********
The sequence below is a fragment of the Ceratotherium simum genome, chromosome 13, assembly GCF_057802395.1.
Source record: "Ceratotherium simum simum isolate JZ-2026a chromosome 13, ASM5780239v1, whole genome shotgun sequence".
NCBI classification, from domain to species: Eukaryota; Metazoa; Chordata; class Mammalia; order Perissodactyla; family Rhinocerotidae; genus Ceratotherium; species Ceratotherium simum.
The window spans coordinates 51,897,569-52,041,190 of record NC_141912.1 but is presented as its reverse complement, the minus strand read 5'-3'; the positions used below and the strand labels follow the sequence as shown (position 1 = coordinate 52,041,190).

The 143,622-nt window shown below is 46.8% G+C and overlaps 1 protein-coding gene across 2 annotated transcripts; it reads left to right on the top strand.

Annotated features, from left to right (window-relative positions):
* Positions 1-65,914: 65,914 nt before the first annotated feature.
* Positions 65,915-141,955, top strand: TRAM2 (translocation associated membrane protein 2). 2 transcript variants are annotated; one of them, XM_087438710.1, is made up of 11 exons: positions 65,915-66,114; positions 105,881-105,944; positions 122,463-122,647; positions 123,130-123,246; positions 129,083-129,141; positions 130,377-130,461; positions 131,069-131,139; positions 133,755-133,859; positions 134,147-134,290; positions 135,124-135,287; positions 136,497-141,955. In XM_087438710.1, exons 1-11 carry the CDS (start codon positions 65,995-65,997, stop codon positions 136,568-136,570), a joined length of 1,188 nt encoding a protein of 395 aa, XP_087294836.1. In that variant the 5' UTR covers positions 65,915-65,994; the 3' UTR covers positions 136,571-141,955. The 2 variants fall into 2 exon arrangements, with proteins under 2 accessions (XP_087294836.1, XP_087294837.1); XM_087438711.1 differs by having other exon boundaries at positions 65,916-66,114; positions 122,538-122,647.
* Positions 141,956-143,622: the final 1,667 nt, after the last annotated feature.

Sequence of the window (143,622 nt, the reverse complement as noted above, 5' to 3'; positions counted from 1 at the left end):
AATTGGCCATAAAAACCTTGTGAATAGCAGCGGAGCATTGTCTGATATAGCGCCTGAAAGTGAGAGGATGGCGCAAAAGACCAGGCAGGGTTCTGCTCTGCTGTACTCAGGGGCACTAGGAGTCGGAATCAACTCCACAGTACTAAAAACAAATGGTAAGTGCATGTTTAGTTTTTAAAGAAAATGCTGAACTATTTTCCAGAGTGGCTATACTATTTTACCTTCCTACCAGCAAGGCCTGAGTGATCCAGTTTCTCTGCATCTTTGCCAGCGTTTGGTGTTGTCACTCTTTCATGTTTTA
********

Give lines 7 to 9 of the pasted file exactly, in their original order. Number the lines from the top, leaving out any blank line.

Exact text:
* Positions 1-65,914: 65,914 nt before the first annotated feature.
* Positions 65,915-141,955, top strand: TRAM2 (translocation associated membrane protein 2). 2 transcript variants are annotated; one of them, XM_087438710.1, is made up of 11 exons: positions 65,915-66,114; positions 105,881-105,944; positions 122,463-122,647; positions 123,130-123,246; positions 129,083-129,141; positions 130,377-130,461; positions 131,069-131,139; positions 133,755-133,859; positions 134,147-134,290; positions 135,124-135,287; positions 136,497-141,955. In XM_087438710.1, exons 1-11 carry the CDS (start codon positions 65,995-65,997, stop codon positions 136,568-136,570), a joined length of 1,188 nt encoding a protein of 395 aa, XP_087294836.1. In that variant the 5' UTR covers positions 65,915-65,994; the 3' UTR covers positions 136,571-141,955. The 2 variants fall into 2 exon arrangements, with proteins under 2 accessions (XP_087294836.1, XP_087294837.1); XM_087438711.1 differs by having other exon boundaries at positions 65,916-66,114; positions 122,538-122,647.
* Positions 141,956-143,622: the final 1,667 nt, after the last annotated feature.